This also marked the era of mock trials. For the sake of erradicating anyone that was deemed the enemy. Said trials were scripted, often with the guilty party actively playing along. This was achieved through torture.

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The church was still alive in the USSR and religion hadn't yet been phased out. Therefore many churches were destroyed or turned into wearhouses and much of the clergy was sent to prison, labor camps or the basement of Lubyanka building(headquarters of the OGPU).

The mock trials, resettlement of peasants, mass imprisonment into labor camps and collectivization created an environment of fear. Fear and paranoia helped Stalin gain even more influence and control over everyone else in the USSR.

The requisition of grains from kulaks in the Soviet Union, 1933


Consequences of the first 5 year plan

The reforms implemented by Stalin had negative consequences on the Soviet economy. The peasants, along with the economy, had to suffer especially hard due to Stalin's implemented collectivization. Among the main, initial consequences were famine and starvation(in certain regions). Taking grain and land by force, extreme rationing of food, the creation of collective farms, mass deportation and imprisonment of slightly wealthier farmers all lead to a monstrous famine.

This famine was not the first in Soviet history, but it was vicious nevertheless. This famine hit Soviet Ukraine especially hard in 1932-1933. This was known as the Holodomor, taking with it up to 5 million people.

However, there was always someone else to blame for these problems- the spies, the thieving kulaks, the buourgoise, the NEPmen, foreign invaders and also trotskyist.
In fact, Trotksy and people who were accused of supporting him soon enough became a leading scapegoat. This newly reignited class warfare also served as a means of cleansing the USSR and the communist party. The percieved and exaggerated presence of enemies created a justification for this class warfare/terror.

Starved peasants on a street in Kharkiv, Soviet Ukraine 1933

Ukraine wasn't the only region suffering from famine in the USSR, but it was the most negatively affected.

The final stage

By the early 1930s Joseph Stalin had no real opposition in the USSR, nor in the party. However, for the Man of Steel this was not enough. Now it was time to cleanse the top levels of the USSR- the party higher ups, people in the military and also the secret services.
As the end of 1934 came Stalin's long time friend and ally Sergei Kirov was assassinated. This brought back fear and paranoia, aswell as a reason to hunt for enemies on the inside.

In this spirit, the trials of the "old guard" of the communist party began in 1936. These trials were not legit, as the outcome was known beforehand and everything was properly rehearsed. These people, such as Grigory Zinoviev and Lev Kamenev, confessed with great enthusiasm and took an active part in these trials. Of course, every single time this was achieved through torture, often conducted in the basement of the Lubjanka building(NKVD HQ).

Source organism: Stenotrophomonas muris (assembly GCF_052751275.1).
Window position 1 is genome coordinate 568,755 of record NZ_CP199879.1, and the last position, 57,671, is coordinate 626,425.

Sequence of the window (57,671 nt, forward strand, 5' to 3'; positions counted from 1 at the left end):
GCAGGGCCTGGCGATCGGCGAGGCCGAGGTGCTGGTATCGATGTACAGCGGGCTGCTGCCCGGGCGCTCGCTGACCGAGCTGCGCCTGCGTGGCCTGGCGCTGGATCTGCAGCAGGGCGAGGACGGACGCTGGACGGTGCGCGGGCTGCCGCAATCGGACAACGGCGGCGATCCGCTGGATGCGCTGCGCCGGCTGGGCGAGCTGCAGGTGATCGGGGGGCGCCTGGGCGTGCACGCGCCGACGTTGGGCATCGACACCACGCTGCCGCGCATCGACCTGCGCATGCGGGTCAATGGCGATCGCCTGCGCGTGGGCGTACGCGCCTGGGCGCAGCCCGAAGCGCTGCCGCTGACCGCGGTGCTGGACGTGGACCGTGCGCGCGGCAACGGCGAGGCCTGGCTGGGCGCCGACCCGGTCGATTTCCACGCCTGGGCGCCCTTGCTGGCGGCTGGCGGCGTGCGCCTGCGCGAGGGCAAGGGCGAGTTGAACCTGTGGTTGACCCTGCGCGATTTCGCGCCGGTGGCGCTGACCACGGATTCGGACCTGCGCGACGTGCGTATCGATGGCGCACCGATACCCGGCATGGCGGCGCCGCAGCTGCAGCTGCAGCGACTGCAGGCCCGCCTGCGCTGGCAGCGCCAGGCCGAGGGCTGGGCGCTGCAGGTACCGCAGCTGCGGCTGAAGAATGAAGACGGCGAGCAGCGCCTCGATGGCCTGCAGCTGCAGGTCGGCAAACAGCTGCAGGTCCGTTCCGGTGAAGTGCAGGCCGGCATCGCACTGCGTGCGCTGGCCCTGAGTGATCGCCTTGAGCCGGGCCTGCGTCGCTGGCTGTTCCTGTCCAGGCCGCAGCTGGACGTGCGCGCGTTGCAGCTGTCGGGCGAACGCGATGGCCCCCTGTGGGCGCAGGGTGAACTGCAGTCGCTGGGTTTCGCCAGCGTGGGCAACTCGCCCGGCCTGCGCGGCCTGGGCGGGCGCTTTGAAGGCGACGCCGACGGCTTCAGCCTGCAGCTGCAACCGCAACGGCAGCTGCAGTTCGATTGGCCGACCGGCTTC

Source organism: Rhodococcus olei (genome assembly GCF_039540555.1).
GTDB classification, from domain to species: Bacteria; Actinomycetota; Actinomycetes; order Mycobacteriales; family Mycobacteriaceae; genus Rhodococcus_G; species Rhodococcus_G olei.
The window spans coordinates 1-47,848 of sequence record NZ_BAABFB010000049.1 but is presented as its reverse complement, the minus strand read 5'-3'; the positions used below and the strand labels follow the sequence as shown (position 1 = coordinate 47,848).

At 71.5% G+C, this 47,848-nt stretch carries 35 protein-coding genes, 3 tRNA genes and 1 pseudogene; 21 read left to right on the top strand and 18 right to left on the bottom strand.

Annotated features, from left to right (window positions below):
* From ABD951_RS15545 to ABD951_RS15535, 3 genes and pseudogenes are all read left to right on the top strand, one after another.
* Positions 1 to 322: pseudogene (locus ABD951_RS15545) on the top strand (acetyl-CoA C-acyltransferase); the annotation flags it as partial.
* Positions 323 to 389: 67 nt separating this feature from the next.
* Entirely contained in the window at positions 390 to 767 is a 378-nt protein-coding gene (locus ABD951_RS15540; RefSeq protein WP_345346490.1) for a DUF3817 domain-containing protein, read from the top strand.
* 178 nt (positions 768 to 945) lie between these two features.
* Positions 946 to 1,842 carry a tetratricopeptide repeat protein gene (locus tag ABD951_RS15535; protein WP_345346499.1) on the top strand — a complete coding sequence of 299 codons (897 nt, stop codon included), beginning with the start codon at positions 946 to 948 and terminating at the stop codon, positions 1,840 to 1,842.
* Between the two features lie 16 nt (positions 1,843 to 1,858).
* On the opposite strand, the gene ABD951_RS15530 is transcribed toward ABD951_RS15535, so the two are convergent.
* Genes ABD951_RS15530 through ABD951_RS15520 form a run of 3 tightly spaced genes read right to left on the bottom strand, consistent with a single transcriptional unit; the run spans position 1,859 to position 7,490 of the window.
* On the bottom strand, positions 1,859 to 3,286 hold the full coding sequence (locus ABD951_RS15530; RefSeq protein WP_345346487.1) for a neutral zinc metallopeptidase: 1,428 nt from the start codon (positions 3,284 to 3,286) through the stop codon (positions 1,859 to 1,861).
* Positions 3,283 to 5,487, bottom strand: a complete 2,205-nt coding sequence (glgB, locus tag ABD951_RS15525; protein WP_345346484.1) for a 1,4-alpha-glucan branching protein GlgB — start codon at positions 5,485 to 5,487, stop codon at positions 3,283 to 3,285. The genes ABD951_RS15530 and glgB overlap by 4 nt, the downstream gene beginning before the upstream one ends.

Regardless of what kind of promises were made to these people and therefore regardless of how enthusiastically these men confessed to crimes they didn't do, crimes that might have never even taken place, all of them died at the end or were sent to labor camps.

Not everyone went to trial, as Stalin encouraged hurling false accusations against fellow party members, aswell as blame shifting. This helped stir fear and distrust even in the upper levels of the USSR. No one felt safe, everyone was under suspicion.

In this spirit of cleansing Stalin also made sure to dethrone the head of the NKVD Genrikh Yagoda. He was replaced by Nikolai Yezhov, arrested, tried and executed.

Yezhov was especially cruel and took his role as the head executioner very enthusiastically. This applied not only to the party, but also the army. For that reason Soviet marshal Mikhail Tukhachevsky was one of the people tried and executed. A lot of these men of the military had fought in the revolution and the wars that preceded it. None of it mattered.

By 1938 the purging had become so intense, it was seen as counterproductive, at least by Stalin. Therefore, Nikolai Yezhov was replaced by Lavrenti Beria and soon arrested, tried and executed. This proved that being purged was nearly inevitable.

Stalin and Sergo Ordjonikidze, 1934

Sergo later killed himself to avoid being purged by Stalin.

Final thoughts

Stalin was a ruthless man with a great thirst for power. In his pursuit for absolute power no one that got in the way was spared, not friends, nor family even. No matter how much pain and suffering came of it, the people came out worshipping Stalin. For this man the end justified the means through and through.

The number one book about Stalin I can recommend

Main sources used

Service, Robert. Stalin: a biography. London: Macmillan, 2004.

Deutscher, Isaac. Stalin: a political biography. New York: Oxford University Press, 1967.

Freeze, Gregory L. Russia : a history. Oxford: Oxford University Press, 2002.

Tucker, Robert C. Stalin in power : the revolution from above, 1928-1941. New York; London: Norton, 1992.

Stalin and his friend marshal Voroshilov

Climent Voroshilov was the Minister of Defense of the USSR for 15 years. He was also one of a few Stalin's long time friends.

© 2022 Apollon